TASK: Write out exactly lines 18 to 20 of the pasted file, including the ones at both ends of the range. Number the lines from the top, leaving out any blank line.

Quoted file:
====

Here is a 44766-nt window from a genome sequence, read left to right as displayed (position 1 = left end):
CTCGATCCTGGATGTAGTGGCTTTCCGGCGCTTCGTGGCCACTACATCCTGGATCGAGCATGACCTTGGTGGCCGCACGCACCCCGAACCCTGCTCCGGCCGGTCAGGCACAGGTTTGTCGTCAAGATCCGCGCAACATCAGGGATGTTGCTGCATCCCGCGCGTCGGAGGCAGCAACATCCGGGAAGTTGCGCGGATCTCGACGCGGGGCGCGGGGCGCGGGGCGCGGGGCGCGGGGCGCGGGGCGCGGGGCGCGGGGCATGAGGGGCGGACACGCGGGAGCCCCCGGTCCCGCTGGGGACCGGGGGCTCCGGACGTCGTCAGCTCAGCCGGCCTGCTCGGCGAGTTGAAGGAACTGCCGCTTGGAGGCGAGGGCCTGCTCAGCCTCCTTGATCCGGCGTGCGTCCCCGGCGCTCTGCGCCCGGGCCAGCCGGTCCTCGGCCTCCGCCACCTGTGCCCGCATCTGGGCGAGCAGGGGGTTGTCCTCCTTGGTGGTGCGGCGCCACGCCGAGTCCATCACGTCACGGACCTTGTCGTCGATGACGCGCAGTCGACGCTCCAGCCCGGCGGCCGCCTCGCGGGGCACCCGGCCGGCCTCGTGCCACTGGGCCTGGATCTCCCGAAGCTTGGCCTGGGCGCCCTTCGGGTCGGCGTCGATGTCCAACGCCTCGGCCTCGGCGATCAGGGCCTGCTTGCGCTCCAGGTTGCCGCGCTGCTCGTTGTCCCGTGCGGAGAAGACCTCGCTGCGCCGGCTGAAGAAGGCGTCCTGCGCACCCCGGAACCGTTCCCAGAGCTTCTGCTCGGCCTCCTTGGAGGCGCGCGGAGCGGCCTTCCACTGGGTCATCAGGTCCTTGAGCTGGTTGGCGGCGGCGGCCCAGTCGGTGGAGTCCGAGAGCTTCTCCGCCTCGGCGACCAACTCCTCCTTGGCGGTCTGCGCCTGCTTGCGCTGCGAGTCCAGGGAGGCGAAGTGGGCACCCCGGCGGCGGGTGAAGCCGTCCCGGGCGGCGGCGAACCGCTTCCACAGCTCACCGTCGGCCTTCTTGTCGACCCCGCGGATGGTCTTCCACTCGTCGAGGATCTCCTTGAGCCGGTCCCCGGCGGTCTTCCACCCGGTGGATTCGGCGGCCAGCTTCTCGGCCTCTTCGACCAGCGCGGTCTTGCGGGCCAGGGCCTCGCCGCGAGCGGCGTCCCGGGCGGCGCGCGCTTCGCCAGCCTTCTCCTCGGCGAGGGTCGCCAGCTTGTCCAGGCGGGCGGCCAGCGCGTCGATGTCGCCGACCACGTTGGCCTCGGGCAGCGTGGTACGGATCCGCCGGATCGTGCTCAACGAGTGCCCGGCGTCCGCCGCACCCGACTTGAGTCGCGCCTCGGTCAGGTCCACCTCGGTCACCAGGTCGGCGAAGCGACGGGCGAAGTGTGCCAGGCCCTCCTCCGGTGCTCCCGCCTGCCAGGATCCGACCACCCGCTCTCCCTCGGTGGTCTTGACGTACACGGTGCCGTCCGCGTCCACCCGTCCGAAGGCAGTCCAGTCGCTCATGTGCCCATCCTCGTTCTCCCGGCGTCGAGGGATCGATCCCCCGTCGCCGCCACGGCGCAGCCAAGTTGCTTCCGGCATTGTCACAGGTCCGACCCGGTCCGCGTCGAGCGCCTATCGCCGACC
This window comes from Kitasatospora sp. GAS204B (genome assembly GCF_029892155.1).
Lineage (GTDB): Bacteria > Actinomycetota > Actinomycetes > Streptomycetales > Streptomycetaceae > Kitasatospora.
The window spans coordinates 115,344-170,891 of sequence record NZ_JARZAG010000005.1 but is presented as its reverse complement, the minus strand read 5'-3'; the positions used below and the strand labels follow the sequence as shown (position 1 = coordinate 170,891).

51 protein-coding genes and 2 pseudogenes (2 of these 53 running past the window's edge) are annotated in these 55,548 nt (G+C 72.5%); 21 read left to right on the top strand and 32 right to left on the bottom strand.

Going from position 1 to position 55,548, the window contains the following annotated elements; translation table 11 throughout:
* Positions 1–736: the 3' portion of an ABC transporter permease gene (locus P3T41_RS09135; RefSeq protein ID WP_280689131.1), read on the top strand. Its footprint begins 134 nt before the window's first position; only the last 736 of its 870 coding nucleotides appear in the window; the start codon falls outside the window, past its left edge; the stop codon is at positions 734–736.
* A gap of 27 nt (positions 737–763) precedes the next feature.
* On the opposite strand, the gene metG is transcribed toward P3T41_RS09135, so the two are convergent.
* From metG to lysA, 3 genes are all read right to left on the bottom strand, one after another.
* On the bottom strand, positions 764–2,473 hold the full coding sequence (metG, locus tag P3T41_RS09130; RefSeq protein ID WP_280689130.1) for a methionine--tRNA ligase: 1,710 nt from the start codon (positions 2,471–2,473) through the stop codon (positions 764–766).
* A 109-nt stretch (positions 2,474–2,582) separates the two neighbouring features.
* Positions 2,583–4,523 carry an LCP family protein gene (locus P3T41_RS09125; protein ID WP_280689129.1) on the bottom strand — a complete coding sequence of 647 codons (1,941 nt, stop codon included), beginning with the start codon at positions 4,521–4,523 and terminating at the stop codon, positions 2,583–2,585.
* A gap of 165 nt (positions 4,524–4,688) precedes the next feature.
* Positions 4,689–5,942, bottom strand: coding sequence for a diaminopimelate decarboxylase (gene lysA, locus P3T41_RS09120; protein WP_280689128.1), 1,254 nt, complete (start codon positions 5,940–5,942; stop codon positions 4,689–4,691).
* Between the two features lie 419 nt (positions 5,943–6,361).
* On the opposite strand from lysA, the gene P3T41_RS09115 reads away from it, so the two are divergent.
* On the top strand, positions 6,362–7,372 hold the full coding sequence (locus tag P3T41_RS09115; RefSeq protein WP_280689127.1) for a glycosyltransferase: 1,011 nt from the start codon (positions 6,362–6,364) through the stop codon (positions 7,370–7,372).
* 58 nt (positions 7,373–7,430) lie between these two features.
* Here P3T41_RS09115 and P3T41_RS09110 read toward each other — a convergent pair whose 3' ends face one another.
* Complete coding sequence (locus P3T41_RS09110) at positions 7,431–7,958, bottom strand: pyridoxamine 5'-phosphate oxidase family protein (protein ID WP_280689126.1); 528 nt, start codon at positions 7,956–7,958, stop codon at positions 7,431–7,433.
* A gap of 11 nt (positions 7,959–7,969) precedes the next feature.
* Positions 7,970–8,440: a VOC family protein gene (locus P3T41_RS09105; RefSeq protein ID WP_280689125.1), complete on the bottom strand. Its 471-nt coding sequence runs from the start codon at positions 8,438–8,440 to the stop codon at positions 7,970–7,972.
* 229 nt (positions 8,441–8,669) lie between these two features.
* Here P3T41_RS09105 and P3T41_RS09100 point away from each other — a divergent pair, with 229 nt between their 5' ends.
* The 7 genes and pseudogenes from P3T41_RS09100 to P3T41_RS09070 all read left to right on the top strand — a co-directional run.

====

* On the opposite strand from lysA, the gene P3T41_RS09115 reads away from it, so the two are divergent.
* On the top strand, positions 6,362–7,372 hold the full coding sequence (locus tag P3T41_RS09115; RefSeq protein WP_280689127.1) for a glycosyltransferase: 1,011 nt from the start codon (positions 6,362–6,364) through the stop codon (positions 7,370–7,372).
* 58 nt (positions 7,373–7,430) lie between these two features.